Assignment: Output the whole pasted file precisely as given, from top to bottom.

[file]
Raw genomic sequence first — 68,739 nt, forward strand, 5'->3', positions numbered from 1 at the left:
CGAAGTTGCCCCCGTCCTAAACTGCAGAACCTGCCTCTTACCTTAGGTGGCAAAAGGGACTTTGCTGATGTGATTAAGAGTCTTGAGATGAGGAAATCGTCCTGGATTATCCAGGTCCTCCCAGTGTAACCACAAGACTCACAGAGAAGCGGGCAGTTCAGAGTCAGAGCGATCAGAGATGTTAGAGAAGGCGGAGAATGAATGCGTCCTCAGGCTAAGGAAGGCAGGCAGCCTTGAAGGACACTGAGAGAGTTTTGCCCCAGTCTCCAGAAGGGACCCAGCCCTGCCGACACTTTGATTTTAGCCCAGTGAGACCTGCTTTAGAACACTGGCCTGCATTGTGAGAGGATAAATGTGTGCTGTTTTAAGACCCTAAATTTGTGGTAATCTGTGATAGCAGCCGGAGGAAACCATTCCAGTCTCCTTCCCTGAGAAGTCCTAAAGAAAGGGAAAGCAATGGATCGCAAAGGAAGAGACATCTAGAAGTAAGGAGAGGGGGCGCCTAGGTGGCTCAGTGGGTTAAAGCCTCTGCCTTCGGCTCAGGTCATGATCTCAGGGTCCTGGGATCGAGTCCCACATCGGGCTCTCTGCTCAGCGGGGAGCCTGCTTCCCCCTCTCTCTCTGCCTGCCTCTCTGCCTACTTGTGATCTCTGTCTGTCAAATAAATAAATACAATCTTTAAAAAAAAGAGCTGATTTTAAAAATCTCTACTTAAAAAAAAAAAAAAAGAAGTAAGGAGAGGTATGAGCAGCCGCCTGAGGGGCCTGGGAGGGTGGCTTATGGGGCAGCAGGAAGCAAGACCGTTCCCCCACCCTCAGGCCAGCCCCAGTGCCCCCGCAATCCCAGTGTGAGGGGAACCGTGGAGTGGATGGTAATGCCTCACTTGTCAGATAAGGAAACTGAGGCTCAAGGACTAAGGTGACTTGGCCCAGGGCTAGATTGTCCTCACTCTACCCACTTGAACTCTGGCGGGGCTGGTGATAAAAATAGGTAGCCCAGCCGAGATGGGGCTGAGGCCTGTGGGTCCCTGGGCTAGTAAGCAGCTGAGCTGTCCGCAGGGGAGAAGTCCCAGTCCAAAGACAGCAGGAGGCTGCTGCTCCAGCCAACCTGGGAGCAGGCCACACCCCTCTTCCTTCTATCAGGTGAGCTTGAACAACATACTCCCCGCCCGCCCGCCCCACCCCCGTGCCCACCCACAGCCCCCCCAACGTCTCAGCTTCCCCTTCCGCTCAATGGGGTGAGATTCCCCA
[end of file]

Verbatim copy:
Raw genomic sequence first — 68,739 nt, forward strand, 5'->3', positions numbered from 1 at the left:
CGAAGTTGCCCCCGTCCTAAACTGCAGAACCTGCCTCTTACCTTAGGTGGCAAAAGGGACTTTGCTGATGTGATTAAGAGTCTTGAGATGAGGAAATCGTCCTGGATTATCCAGGTCCTCCCAGTGTAACCACAAGACTCACAGAGAAGCGGGCAGTTCAGAGTCAGAGCGATCAGAGATGTTAGAGAAGGCGGAGAATGAATGCGTCCTCAGGCTAAGGAAGGCAGGCAGCCTTGAAGGACACTGAGAGAGTTTTGCCCCAGTCTCCAGAAGGGACCCAGCCCTGCCGACACTTTGATTTTAGCCCAGTGAGACCTGCTTTAGAACACTGGCCTGCATTGTGAGAGGATAAATGTGTGCTGTTTTAAGACCCTAAATTTGTGGTAATCTGTGATAGCAGCCGGAGGAAACCATTCCAGTCTCCTTCCCTGAGAAGTCCTAAAGAAAGGGAAAGCAATGGATCGCAAAGGAAGAGACATCTAGAAGTAAGGAGAGGGGGCGCCTAGGTGGCTCAGTGGGTTAAAGCCTCTGCCTTCGGCTCAGGTCATGATCTCAGGGTCCTGGGATCGAGTCCCACATCGGGCTCTCTGCTCAGCGGGGAGCCTGCTTCCCCCTCTCTCTCTGCCTGCCTCTCTGCCTACTTGTGATCTCTGTCTGTCAAATAAATAAATACAATCTTTAAAAAAAAGAGCTGATTTTAAAAATCTCTACTTAAAAAAAAAAAAAAAGAAGTAAGGAGAGGTATGAGCAGCCGCCTGAGGGGCCTGGGAGGGTGGCTTATGGGGCAGCAGGAAGCAAGACCGTTCCCCCACCCTCAGGCCAGCCCCAGTGCCCCCGCAATCCCAGTGTGAGGGGAACCGTGGAGTGGATGGTAATGCCTCACTTGTCAGATAAGGAAACTGAGGCTCAAGGACTAAGGTGACTTGGCCCAGGGCTAGATTGTCCTCACTCTACCCACTTGAACTCTGGCGGGGCTGGTGATAAAAATAGGTAGCCCAGCCGAGATGGGGCTGAGGCCTGTGGGTCCCTGGGCTAGTAAGCAGCTGAGCTGTCCGCAGGGGAGAAGTCCCAGTCCAAAGACAGCAGGAGGCTGCTGCTCCAGCCAACCTGGGAGCAGGCCACACCCCTCTTCCTTCTATCAGGTGAGCTTGAACAACATACTCCCCGCCCGCCCGCCCCACCCCCGTGCCCACCCACAGCCCCCCCAACGTCTCAGCTTCCCCTTCCGCTCAATGGGGTGAGATTCCCCA